Grammy Award for Best Soul Gospel Performance, Male or Female

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Grammy Award for Best Soul Gospel Performance, Male or Female
Awarded forQuality soul gospel performances
CountryUnited States
Presented by National Academy of Recording Arts and Sciences
First awarded1990
Last awarded1990
Website grammy.com

The Grammy Award for Best Soul Gospel Performance, Male or Female was an award presented at the 32nd Annual Grammy Awards in 1990 for quality soul gospel performances. The Grammy Awards, an annual ceremony that was established in 1958, and originally called the Gramophone Awards, [1] are presented by the National Academy of Recording Arts and Sciences of the United States to: "honor artistic achievement, technical proficiency and overall excellence in the recording industry, without regard to album sales or chart position". [2]

32nd Annual Grammy Awards award ceremony

The 32nd Annual Grammy Awards were held in 1990. They recognized accomplishments by musicians from the previous year.

Soul music is a popular music genre that originated in the African American community in the United States in the 1950s and early 1960s. It combines elements of African-American gospel music, rhythm and blues and jazz. Soul music became popular for dancing and listening in the United States, where record labels such as Motown, Atlantic and Stax were influential during the Civil Rights Movement. Soul also became popular around the world, directly influencing rock music and the music of Africa.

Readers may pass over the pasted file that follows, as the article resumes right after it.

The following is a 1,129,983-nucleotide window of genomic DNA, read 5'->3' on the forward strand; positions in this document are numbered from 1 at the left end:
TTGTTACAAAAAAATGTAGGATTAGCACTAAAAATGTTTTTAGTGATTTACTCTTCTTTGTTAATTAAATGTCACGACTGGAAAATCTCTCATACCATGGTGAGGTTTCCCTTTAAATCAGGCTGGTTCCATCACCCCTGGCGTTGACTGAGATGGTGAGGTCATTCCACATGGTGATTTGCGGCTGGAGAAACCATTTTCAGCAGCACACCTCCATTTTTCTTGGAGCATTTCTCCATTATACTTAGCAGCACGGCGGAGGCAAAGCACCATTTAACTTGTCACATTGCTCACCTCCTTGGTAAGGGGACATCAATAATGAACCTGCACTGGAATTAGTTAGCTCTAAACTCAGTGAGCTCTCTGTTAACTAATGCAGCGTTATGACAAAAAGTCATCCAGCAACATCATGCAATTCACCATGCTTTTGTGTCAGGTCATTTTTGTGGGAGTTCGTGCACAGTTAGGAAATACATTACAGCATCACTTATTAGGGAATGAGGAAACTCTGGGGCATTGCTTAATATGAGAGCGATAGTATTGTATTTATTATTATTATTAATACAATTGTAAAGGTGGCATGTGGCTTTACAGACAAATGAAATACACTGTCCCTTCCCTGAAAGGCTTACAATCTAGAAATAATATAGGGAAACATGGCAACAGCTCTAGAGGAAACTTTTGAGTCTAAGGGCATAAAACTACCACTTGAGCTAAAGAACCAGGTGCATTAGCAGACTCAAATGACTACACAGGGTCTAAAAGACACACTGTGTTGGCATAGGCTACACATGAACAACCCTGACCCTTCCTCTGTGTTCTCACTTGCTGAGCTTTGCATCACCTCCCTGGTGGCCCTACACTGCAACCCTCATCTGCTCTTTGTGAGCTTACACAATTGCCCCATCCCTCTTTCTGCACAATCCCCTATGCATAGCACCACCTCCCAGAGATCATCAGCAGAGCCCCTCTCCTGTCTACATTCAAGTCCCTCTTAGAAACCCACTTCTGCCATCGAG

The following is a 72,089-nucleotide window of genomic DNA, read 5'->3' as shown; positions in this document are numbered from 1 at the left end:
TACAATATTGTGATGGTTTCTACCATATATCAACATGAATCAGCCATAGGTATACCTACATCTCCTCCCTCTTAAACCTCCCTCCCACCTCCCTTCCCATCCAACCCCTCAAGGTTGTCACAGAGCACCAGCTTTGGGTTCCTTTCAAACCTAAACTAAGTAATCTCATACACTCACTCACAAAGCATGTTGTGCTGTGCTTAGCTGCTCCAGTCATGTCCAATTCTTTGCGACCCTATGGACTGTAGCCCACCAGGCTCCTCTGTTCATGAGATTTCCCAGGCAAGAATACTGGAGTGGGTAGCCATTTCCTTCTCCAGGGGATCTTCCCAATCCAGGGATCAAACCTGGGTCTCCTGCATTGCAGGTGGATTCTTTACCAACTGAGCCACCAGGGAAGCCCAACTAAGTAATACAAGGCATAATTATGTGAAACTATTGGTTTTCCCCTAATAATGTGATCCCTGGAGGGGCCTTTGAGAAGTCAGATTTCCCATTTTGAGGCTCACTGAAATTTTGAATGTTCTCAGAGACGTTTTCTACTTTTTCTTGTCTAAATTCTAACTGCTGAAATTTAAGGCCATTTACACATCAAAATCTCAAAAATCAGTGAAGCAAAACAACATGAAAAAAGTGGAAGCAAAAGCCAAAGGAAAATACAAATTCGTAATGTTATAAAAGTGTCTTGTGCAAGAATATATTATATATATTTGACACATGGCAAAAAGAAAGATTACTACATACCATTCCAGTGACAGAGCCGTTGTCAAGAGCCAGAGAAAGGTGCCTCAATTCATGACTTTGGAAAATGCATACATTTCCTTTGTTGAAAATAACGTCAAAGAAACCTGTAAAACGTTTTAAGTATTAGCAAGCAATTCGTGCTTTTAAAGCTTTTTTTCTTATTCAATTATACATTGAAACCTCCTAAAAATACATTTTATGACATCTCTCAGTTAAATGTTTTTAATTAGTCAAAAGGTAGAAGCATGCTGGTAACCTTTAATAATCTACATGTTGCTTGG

Gospel music is a genre of Christian music. The creation, performance, significance, and even the definition of gospel music varies according to culture and social context. Gospel music is composed and performed for many purposes, including aesthetic pleasure, religious or ceremonial purposes, and as an entertainment product for the marketplace. Gospel music usually has dominant vocals with Christian lyrics. Gospel music can be traced to the early 17th century, with roots in the black oral tradition. Hymns and sacred songs were often repeated in a call and response fashion. Most of the churches relied on hand clapping and foot stomping as rhythmic accompaniment. Most of the singing was done a cappella. The first published use of the term "gospel song" probably appeared in 1874. The original gospel songs were written and composed by authors such as George F. Root, Philip Bliss, Charles H. Gabriel, William Howard Doane, and Fanny Crosby. Gospel music publishing houses emerged. The advent of radio in the 1920s greatly increased the audience for gospel music. Following World War II, gospel music moved into major auditoriums, and gospel music concerts became quite elaborate.